In June of 2005, Tracy and I went on a Hot Air Balloon ride over the northern outskirts of Phoenix. Granted, it wasn't really a "trip" in that we never left town, but it was certainly an adventure unlike any other.

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AT THE LAUNCH SITE: INFLATION

The launch site was near 7th Ave / Happy Valley, though I don't know the exact location.
We arrived there by van, from a meeting spot in North Phoenix at 5 a.m.

AT THE LAUNCH SITE: HEATING THE BALLOON

Start by adding ballast - first one, then two guys were placed in the basket for weight.
Slowly, the balloon raised itself to vertical.

LIFTOFF !!

Lift off happens with no drama, just suddenly you're off the ground.
It's a very calm and quiet (except for the flames to heat the balloon).

FLIGHT !!

There is NO wind or turbulence to speak of, because, unless you hit a cross draft, you're already flying along with the wind. You can talk, wear a hat, etc - no problem - even high up in the sky. The only sound is the occasional blast of flame shooting into the balloon to keep the air hot. You look out, and you see the ground FAR below, no seatbelt, no safety net, just you in a wicker basket. If you wanted to jump - nothing would stop you --- and yet, you feel strangely at ease (at least I did). It wasn't like being on the edge of a cliff, because the basket at least was waist high and you could lean over the edge without feeling you'd fall.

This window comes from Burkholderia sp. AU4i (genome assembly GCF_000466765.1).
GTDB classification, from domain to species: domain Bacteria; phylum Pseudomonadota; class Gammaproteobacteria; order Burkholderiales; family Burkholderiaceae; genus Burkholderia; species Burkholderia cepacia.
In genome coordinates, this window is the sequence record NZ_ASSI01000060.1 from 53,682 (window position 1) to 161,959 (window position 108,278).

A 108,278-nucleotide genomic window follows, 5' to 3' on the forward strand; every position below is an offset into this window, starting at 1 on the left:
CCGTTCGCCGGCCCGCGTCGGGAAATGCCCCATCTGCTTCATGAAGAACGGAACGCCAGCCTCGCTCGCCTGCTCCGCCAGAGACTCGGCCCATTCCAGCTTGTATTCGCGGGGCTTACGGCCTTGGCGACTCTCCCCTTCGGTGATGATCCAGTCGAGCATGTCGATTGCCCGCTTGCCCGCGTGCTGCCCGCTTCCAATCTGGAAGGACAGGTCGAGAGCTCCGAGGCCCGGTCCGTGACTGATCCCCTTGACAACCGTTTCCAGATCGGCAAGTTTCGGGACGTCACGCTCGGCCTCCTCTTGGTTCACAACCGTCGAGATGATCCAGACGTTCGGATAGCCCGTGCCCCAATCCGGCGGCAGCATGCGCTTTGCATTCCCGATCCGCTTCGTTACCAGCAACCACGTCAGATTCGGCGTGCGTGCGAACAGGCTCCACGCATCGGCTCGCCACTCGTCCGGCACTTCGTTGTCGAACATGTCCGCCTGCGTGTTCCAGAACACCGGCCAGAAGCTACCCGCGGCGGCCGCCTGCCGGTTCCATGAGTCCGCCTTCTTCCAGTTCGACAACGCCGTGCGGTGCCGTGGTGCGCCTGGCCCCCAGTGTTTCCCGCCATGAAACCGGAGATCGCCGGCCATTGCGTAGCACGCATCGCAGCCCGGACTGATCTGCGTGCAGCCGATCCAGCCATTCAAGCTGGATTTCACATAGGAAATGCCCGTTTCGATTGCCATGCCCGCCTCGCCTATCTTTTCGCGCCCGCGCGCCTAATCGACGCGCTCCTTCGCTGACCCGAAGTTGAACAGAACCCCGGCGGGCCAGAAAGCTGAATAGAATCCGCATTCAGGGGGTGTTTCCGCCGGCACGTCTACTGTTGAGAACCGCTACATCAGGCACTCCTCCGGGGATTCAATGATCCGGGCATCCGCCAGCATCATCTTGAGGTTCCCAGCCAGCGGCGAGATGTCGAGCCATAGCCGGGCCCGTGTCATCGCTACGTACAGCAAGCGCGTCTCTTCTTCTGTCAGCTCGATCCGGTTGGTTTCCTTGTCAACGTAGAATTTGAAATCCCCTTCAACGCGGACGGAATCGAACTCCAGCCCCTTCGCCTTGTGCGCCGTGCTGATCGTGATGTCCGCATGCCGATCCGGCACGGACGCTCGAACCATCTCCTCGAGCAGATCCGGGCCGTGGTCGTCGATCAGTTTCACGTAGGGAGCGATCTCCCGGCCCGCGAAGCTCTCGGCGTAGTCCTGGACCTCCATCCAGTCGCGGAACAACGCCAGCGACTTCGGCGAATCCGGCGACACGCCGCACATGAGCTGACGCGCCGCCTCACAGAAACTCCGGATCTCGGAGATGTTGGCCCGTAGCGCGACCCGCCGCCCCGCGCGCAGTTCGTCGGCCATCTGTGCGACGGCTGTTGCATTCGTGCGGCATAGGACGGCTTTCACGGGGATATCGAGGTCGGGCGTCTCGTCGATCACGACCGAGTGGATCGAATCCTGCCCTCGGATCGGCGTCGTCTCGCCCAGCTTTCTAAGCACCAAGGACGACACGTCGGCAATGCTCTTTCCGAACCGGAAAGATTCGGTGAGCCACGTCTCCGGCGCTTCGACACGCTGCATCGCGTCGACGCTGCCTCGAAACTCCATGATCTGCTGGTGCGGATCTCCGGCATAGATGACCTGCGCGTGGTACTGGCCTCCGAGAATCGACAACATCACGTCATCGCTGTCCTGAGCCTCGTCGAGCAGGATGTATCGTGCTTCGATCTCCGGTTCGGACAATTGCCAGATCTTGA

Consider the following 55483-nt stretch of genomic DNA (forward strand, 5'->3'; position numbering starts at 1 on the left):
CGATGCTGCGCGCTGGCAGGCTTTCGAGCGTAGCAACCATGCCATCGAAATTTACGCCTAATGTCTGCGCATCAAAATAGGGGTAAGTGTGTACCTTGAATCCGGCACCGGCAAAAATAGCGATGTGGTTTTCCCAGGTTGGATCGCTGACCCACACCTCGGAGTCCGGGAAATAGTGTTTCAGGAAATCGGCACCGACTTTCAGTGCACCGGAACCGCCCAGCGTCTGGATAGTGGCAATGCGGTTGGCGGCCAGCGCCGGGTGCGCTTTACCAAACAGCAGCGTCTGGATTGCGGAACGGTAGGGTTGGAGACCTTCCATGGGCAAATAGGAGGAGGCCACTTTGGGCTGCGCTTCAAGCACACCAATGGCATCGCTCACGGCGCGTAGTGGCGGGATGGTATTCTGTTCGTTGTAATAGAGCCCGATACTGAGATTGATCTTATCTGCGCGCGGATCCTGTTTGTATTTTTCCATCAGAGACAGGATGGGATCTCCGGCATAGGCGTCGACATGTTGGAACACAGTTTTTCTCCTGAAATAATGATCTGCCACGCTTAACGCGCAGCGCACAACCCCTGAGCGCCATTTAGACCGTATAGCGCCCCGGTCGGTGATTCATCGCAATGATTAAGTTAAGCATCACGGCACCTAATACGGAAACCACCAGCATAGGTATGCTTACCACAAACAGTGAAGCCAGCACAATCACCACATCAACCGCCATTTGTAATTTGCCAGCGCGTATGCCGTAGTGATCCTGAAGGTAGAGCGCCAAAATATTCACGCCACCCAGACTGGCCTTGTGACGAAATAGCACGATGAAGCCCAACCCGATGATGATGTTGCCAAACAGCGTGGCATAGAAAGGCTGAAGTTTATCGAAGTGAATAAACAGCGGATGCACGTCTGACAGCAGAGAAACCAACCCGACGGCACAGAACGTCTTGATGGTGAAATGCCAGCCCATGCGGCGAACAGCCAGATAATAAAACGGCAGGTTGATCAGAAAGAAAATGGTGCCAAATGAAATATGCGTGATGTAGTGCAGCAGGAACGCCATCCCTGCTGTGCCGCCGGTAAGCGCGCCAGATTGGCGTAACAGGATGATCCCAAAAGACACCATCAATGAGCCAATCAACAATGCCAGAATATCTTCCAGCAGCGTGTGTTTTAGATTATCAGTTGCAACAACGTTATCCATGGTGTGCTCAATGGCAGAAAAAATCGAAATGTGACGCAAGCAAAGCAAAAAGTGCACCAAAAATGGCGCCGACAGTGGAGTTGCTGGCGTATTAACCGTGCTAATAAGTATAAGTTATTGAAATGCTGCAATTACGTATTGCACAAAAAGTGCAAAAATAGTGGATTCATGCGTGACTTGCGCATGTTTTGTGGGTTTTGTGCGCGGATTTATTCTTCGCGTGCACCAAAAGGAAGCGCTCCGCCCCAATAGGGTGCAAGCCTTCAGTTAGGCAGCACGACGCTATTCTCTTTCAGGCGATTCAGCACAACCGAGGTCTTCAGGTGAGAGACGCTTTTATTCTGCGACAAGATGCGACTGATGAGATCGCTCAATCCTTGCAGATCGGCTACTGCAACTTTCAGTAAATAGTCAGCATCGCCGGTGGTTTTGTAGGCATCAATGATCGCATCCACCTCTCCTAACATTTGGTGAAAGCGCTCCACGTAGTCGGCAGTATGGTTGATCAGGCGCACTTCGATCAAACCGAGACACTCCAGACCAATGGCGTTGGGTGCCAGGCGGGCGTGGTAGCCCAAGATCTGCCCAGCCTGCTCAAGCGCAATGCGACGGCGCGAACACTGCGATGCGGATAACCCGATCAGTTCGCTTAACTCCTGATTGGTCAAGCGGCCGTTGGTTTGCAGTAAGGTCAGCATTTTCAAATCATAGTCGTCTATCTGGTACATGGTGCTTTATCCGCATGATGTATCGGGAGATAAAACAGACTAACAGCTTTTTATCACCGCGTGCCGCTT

We flew over the interstate - which was neat to see passing by below us.Landing was the most interesting part - we were told there could be two types of landing: 1) little or not wind - the balloon sets down, deflates, we got out, done, or 2) we are moving in excess of 5 miles per hour and upon touching down the basket will tip over and drag until it stops, deflate, get out.

All in all there were 11 passengers + pilot in the basket, which had 5 compartments.
Landing was the most interesting part - we were told there could be two types of landing: 1) little or not wind - the balloon sets down, deflates, we got out, done, or 2) we are moving in excess of 5 miles per hour and upon touching down the basket will tip over and drag until it stops, deflate, get out. As our luck had it, we ended up with landing option 2 - you turn your back to the ground, hold on as best you can, and basically *crash land* at 5 miles per hour over grass/dirt/rock/whatever. Holding on is quite tough as it's bumpy and you're turned 90 degrees sideways, but no problems. (and no pics, as the camera had to be stowed for this landing!

ABSTRACTS and PATTERNS

* Inside our balloon, up into the inflated space (during flight)
* Inside our balloon catching a burst of the flame to heat the air
* Over the edge from far above to another balloon near the ground.


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